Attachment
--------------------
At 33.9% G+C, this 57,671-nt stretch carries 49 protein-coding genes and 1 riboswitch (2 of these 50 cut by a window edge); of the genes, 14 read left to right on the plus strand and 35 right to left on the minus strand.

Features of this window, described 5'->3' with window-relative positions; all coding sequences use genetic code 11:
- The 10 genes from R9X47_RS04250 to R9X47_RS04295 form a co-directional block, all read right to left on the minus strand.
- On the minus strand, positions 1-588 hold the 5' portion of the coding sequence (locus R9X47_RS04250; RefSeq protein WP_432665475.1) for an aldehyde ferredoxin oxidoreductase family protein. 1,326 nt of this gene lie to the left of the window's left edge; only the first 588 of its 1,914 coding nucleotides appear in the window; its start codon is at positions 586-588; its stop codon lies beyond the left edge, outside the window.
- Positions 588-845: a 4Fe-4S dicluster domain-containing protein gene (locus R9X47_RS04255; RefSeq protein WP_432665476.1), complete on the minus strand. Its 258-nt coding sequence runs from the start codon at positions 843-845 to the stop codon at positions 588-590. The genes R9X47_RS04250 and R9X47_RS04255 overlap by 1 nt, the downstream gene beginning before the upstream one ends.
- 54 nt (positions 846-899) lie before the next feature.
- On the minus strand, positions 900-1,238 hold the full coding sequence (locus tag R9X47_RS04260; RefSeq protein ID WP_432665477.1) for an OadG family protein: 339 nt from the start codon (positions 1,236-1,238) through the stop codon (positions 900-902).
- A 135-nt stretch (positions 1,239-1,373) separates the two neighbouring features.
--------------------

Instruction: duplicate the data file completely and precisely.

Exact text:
At 33.9% G+C, this 57,671-nt stretch carries 49 protein-coding genes and 1 riboswitch (2 of these 50 cut by a window edge); of the genes, 14 read left to right on the plus strand and 35 right to left on the minus strand.

Features of this window, described 5'->3' with window-relative positions; all coding sequences use genetic code 11:
- The 10 genes from R9X47_RS04250 to R9X47_RS04295 form a co-directional block, all read right to left on the minus strand.
- On the minus strand, positions 1-588 hold the 5' portion of the coding sequence (locus R9X47_RS04250; RefSeq protein WP_432665475.1) for an aldehyde ferredoxin oxidoreductase family protein. 1,326 nt of this gene lie to the left of the window's left edge; only the first 588 of its 1,914 coding nucleotides appear in the window; its start codon is at positions 586-588; its stop codon lies beyond the left edge, outside the window.
- Positions 588-845: a 4Fe-4S dicluster domain-containing protein gene (locus R9X47_RS04255; RefSeq protein WP_432665476.1), complete on the minus strand. Its 258-nt coding sequence runs from the start codon at positions 843-845 to the stop codon at positions 588-590. The genes R9X47_RS04250 and R9X47_RS04255 overlap by 1 nt, the downstream gene beginning before the upstream one ends.
- 54 nt (positions 846-899) lie before the next feature.
- On the minus strand, positions 900-1,238 hold the full coding sequence (locus tag R9X47_RS04260; RefSeq protein ID WP_432665477.1) for an OadG family protein: 339 nt from the start codon (positions 1,236-1,238) through the stop codon (positions 900-902).
- A 135-nt stretch (positions 1,239-1,373) separates the two neighbouring features.